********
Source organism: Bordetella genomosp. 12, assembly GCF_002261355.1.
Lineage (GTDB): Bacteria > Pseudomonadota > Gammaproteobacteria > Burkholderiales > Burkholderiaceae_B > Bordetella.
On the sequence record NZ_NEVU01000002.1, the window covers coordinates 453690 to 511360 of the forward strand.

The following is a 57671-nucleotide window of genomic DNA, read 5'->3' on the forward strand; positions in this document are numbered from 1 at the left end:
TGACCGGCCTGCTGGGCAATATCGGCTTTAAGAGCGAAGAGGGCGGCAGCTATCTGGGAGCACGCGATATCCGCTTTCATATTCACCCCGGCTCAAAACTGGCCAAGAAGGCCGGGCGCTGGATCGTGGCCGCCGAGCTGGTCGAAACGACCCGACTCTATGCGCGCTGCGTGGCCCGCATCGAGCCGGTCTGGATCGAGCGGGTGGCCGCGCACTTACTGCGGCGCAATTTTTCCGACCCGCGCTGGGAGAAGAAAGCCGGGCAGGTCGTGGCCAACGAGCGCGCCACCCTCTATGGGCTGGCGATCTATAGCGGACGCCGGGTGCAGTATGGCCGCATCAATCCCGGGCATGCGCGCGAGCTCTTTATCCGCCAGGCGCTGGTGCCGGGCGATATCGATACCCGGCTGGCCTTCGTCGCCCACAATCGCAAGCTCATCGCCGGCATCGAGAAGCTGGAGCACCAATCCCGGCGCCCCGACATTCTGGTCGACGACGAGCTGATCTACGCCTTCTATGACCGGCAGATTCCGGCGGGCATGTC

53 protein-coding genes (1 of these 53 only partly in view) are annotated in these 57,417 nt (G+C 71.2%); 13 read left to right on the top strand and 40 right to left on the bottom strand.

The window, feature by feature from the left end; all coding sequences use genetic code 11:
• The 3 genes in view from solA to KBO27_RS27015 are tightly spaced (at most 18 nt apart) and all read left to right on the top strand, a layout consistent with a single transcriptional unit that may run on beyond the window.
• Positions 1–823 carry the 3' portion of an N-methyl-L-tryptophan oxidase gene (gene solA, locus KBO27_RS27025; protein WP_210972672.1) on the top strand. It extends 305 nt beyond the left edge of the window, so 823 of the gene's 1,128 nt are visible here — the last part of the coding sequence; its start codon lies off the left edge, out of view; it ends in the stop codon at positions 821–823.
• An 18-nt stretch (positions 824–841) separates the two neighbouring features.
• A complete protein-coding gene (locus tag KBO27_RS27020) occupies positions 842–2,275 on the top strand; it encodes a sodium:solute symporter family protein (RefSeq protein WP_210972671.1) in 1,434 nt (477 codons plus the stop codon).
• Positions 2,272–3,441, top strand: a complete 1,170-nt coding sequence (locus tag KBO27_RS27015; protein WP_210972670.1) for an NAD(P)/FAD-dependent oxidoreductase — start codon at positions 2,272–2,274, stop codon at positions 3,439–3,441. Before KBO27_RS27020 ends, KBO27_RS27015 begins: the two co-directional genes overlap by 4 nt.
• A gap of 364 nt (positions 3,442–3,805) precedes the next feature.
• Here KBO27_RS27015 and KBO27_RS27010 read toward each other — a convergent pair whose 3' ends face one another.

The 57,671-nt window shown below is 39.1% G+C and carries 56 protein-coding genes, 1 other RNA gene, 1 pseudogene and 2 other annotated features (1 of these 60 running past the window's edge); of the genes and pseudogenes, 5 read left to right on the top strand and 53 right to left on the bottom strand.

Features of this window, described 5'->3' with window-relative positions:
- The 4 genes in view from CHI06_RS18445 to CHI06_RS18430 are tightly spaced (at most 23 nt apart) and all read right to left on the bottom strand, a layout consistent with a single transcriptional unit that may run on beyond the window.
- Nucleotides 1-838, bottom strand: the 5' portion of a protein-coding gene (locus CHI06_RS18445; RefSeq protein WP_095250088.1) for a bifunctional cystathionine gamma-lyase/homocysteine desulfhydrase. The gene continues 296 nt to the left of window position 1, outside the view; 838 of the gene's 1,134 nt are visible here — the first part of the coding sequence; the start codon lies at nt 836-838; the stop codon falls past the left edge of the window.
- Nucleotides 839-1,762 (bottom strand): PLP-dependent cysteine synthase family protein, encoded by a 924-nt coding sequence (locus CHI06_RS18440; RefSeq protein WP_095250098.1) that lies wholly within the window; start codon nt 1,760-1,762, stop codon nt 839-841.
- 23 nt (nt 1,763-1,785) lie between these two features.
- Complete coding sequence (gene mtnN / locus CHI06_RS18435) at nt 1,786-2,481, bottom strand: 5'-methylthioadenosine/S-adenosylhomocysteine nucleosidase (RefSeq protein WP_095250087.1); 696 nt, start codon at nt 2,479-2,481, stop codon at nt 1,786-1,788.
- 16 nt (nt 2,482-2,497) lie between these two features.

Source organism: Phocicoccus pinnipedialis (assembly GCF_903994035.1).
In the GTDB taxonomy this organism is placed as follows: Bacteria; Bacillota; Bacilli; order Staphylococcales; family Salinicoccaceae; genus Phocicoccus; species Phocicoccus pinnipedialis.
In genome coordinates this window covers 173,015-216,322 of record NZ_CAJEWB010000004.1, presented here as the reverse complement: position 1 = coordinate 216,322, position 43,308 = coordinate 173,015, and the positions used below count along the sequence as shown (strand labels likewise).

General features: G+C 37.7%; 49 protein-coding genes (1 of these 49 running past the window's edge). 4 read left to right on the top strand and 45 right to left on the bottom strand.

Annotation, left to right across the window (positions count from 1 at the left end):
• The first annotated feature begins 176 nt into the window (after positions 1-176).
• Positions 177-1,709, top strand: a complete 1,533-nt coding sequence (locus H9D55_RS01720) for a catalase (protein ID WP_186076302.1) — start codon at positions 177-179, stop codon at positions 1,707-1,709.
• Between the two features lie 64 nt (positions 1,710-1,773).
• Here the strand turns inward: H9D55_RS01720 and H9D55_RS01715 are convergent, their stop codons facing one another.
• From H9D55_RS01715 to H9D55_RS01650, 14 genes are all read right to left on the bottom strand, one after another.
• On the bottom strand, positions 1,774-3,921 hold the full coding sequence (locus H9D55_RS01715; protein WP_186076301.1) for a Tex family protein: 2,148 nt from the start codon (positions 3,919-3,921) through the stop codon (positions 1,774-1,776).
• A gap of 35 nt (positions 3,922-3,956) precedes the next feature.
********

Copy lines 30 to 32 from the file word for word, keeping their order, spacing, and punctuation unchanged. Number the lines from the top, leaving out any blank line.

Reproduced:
• Between the two features lie 64 nt (positions 1,710-1,773).
• Here the strand turns inward: H9D55_RS01720 and H9D55_RS01715 are convergent, their stop codons facing one another.
• From H9D55_RS01715 to H9D55_RS01650, 14 genes are all read right to left on the bottom strand, one after another.